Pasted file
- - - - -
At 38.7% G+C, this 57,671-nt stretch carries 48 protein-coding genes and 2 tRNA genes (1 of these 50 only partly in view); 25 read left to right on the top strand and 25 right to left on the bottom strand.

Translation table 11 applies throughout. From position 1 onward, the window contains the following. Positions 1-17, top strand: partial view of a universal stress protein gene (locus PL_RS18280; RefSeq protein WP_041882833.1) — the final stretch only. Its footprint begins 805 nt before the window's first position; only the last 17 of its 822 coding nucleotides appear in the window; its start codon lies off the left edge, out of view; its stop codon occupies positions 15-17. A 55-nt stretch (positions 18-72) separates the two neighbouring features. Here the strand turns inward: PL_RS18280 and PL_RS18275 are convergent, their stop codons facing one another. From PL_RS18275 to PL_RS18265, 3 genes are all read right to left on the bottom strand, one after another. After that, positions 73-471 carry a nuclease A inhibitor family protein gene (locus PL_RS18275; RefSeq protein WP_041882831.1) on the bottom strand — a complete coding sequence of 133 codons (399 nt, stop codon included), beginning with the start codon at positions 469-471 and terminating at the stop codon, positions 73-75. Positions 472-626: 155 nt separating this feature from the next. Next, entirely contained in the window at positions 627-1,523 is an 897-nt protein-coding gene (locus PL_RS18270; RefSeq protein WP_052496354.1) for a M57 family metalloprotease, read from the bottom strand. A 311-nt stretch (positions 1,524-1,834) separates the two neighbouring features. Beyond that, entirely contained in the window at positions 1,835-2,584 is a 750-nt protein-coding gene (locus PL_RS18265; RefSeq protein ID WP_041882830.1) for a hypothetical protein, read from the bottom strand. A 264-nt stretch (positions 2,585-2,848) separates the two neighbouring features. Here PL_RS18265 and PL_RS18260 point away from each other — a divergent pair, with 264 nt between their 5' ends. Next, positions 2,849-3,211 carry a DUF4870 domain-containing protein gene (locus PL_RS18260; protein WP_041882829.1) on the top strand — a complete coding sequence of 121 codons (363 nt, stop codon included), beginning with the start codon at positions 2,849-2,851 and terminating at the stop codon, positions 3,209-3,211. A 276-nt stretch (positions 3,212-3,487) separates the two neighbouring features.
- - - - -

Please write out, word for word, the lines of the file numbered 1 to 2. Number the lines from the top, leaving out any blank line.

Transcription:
At 38.7% G+C, this 57,671-nt stretch carries 48 protein-coding genes and 2 tRNA genes (1 of these 50 only partly in view); 25 read left to right on the top strand and 25 right to left on the bottom strand.

Translation table 11 applies throughout. From position 1 onward, the window contains the following. Positions 1-17, top strand: partial view of a universal stress protein gene (locus PL_RS18280; RefSeq protein WP_041882833.1) — the final stretch only. Its footprint begins 805 nt before the window's first position; only the last 17 of its 822 coding nucleotides appear in the window; its start codon lies off the left edge, out of view; its stop codon occupies positions 15-17. A 55-nt stretch (positions 18-72) separates the two neighbouring features. Here the strand turns inward: PL_RS18280 and PL_RS18275 are convergent, their stop codons facing one another. From PL_RS18275 to PL_RS18265, 3 genes are all read right to left on the bottom strand, one after another. After that, positions 73-471 carry a nuclease A inhibitor family protein gene (locus PL_RS18275; RefSeq protein WP_041882831.1) on the bottom strand — a complete coding sequence of 133 codons (399 nt, stop codon included), beginning with the start codon at positions 469-471 and terminating at the stop codon, positions 73-75. Positions 472-626: 155 nt separating this feature from the next. Next, entirely contained in the window at positions 627-1,523 is an 897-nt protein-coding gene (locus PL_RS18270; RefSeq protein WP_052496354.1) for a M57 family metalloprotease, read from the bottom strand. A 311-nt stretch (positions 1,524-1,834) separates the two neighbouring features. Beyond that, entirely contained in the window at positions 1,835-2,584 is a 750-nt protein-coding gene (locus PL_RS18265; RefSeq protein ID WP_041882830.1) for a hypothetical protein, read from the bottom strand. A 264-nt stretch (positions 2,585-2,848) separates the two neighbouring features. Here PL_RS18265 and PL_RS18260 point away from each other — a divergent pair, with 264 nt between their 5' ends. Next, positions 2,849-3,211 carry a DUF4870 domain-containing protein gene (locus PL_RS18260; protein WP_041882829.1) on the top strand — a complete coding sequence of 121 codons (363 nt, stop codon included), beginning with the start codon at positions 2,849-2,851 and terminating at the stop codon, positions 3,209-3,211. A 276-nt stretch (positions 3,212-3,487) separates the two neighbouring features.